NOVEMBER 28, 2018 | NATIONAL FRENCH TOAST DAY | NATIONAL PACKAGE PROTECTION DAY | ROCKEFELLER CENTER TREE LIGHTING
Eggy bread, omelet bread or gypsy toast is more commonly known as French Toast. Each year on November 28, people across the United States observe National French Toast Day.
Home cooks and professionals alike whip up a few personal favorites when it comes to french toast recipes. The base consists of eggs and milk whisked together. Bread is dipped into the mixture and fried until golden. Many people also add some sugar, vanilla and cinnamon to the base.
The flavor of French toast can be brightened with a squeeze of a fresh orange or stuffed with sauteed apples and cinnamon. Make French toast kid friendly by cutting it into sticks that can be dipped into syrup and healthier by adding any fresh fruit for toppings. Nuts and seeds add crunch to this delicious breakfast fare, and don’t forget the whipped cream! Just a dollop goes a long way.
HOW TO OBSERVE
Cook up some french toast to enjoy and use #NationalFrenchToastDay to post on social media.
Within our research, we were unable to find the creator and the origin of National French Toast Day.
NATIONAL PACKAGE PROTECTION DAY
National Package Protection Day is the Wednesday after Thanksgiving. It encourages homeowners to stay alert and protect their homes against package theft, which becomes more and more prevalent during the holidays. This year’s Package Protection Day falls on November 29, 2017, so be on the lookout!
The internet has made it easier to find deals and have packages shipped straight to our homes. But this has also made it easier for thieves to snatch our deliveries right from our doorsteps. Cyber Monday, in particular, is a big online shopping day where most purchases are shipped directly to the buyer’s home.
With the advent of Black Friday and Cyber Monday, there became a need for a day that raises awareness of package theft and helps homeowners protect themselves against thieves. And just like that, Package Protection Day was born
HOW TO OBSERVE
Spread the word throughout your neighborhood about Package Protection Day, so your community is alert during the holidays. And share your PackageProtection stories and tips using #PackageProtectionDay and #alwayshome on social media.
The date of the annual Rockefeller Center Christmas Tree Lighting ceremony in New York City changes annually.
Every year since 1933, an evergreen tree plucked from its spot in New York or Vermont, Ohio or Pennsylvania or even Canada, is erected at 30 Rockefeller Plaza. It is trimmed with hundreds of ornaments and thousands of colorful lights and topped with a star and on a selected day after Thanksgiving, is lit for the world to see.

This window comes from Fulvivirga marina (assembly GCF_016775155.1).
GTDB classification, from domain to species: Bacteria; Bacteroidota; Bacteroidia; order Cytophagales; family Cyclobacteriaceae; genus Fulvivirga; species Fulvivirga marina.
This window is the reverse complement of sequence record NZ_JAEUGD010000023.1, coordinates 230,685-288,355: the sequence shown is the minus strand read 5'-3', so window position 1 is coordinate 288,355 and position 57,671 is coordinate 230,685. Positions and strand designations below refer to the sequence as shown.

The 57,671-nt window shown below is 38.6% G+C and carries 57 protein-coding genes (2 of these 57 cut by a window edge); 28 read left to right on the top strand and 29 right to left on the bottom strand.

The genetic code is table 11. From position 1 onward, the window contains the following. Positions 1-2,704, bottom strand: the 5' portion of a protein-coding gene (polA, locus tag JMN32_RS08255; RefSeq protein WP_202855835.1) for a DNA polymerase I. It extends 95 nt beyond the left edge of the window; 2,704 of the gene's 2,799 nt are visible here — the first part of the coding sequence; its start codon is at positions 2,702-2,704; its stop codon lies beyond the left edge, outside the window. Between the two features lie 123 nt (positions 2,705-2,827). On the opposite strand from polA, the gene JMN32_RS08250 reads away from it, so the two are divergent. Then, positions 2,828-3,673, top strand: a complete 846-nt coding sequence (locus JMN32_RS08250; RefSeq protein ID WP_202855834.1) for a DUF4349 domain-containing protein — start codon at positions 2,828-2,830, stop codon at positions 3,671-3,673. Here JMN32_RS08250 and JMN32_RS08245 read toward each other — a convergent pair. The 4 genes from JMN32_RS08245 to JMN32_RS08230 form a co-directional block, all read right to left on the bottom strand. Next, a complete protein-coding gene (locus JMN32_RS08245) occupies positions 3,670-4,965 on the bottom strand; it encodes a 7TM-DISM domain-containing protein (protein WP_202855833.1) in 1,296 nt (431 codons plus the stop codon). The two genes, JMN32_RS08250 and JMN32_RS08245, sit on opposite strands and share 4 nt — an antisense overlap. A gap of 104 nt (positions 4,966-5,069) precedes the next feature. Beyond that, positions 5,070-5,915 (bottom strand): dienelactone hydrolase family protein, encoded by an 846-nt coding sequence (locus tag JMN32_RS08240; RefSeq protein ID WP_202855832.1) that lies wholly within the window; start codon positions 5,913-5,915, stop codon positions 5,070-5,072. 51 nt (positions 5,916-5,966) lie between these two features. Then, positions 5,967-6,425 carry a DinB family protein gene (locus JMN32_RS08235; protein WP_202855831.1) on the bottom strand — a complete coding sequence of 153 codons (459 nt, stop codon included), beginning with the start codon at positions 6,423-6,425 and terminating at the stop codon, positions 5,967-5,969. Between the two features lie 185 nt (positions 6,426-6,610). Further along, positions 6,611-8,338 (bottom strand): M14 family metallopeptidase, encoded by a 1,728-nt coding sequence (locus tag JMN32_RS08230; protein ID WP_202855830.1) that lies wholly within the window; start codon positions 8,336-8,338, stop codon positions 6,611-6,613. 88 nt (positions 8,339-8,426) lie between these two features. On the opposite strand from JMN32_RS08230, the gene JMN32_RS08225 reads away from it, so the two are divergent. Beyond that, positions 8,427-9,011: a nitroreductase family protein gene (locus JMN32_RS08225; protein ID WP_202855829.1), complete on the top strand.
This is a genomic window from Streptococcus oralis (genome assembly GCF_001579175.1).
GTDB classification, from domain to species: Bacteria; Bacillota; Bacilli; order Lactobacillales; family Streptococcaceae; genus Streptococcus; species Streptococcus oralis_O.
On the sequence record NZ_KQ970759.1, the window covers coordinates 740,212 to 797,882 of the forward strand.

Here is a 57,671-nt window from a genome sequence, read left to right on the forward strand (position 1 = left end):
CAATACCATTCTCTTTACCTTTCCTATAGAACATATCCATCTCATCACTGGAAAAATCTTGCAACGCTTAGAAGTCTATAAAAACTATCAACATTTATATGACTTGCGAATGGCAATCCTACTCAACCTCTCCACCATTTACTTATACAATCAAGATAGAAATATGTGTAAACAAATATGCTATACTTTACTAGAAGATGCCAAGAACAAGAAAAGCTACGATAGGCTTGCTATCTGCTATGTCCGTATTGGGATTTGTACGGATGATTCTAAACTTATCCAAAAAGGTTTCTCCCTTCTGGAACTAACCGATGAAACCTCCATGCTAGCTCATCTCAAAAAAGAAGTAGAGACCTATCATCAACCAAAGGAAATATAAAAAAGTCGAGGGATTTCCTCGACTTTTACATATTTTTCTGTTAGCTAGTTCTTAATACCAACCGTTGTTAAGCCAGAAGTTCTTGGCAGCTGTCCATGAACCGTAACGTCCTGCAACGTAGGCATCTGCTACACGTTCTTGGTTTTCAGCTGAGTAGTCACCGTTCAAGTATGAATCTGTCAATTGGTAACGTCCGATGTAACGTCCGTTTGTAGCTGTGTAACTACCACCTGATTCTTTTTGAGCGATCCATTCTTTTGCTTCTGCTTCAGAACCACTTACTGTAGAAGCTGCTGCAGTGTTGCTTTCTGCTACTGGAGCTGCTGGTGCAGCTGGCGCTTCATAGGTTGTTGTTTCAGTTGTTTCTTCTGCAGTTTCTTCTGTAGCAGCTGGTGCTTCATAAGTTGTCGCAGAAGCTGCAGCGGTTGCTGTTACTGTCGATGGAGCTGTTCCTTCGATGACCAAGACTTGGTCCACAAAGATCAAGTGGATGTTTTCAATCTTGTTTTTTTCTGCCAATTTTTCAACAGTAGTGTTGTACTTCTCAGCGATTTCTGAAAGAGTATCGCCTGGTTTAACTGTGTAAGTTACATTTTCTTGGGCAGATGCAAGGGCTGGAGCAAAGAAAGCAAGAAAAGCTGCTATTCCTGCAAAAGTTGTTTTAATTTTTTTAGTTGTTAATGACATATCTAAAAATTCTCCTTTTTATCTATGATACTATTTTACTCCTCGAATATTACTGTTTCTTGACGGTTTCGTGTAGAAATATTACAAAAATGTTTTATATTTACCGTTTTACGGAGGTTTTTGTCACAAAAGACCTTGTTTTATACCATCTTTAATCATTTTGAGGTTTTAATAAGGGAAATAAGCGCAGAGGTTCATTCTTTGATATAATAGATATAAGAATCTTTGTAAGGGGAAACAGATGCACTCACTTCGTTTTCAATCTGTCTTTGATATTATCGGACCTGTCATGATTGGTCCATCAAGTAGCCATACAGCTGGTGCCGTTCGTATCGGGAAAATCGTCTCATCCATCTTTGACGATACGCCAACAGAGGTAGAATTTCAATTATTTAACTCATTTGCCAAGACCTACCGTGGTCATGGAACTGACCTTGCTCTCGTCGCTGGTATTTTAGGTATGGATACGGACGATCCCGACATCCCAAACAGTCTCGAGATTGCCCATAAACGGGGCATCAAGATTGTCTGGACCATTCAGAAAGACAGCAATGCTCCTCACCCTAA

The tree must exceed 65 feet to be selected for the honor of gracing Rockefeller Center. The tallest tree selected was a 100 foot Norway Spruce from Killingworth, Connecticut.
Each year the tree is donated to various organizations. In years past, the tree has been ground into mulch and donated to the Boy Scouts of America to be sold to fund projects. Recently, Habitat for Humanity has been a benefactor of the great tree for use in the construction of homes.
The tree remains lit until the Christian feast of the Epiphany.
HOW TO OBSERVE
Visit Rockefeller Center or watch the lighting from the comfort of your home. Use #RockefellerCenterTreeLighting to post on social media.
The Rockefeller Center Christmas Tree Lighting ceremony has become a national tradition hearkening back to the days of the Great Depression. On Christmas Eve of 1931, a group of construction workers erected a small, Spruce Christmas tree on the site of what would become Rockefeller Center. In Rockefeller Center’s inaugural year, 1933, the first official Rockefeller Center Christmas Tree Lighting took place. Since then it has become a national event including skating pageants, live entertainment and television specials.
About National Day Calendar
National Day Calendar™ is the authoritative source for fun, unusual and unique National Days! Since our humble beginnings on National Popcorn Day in 2013, we now track nearly 1,500 National Days, National Weeks and National Months. In addition, our research team continues to uncover the origins of existing National Days as well as discover new, exciting days for everyone to celebrate.
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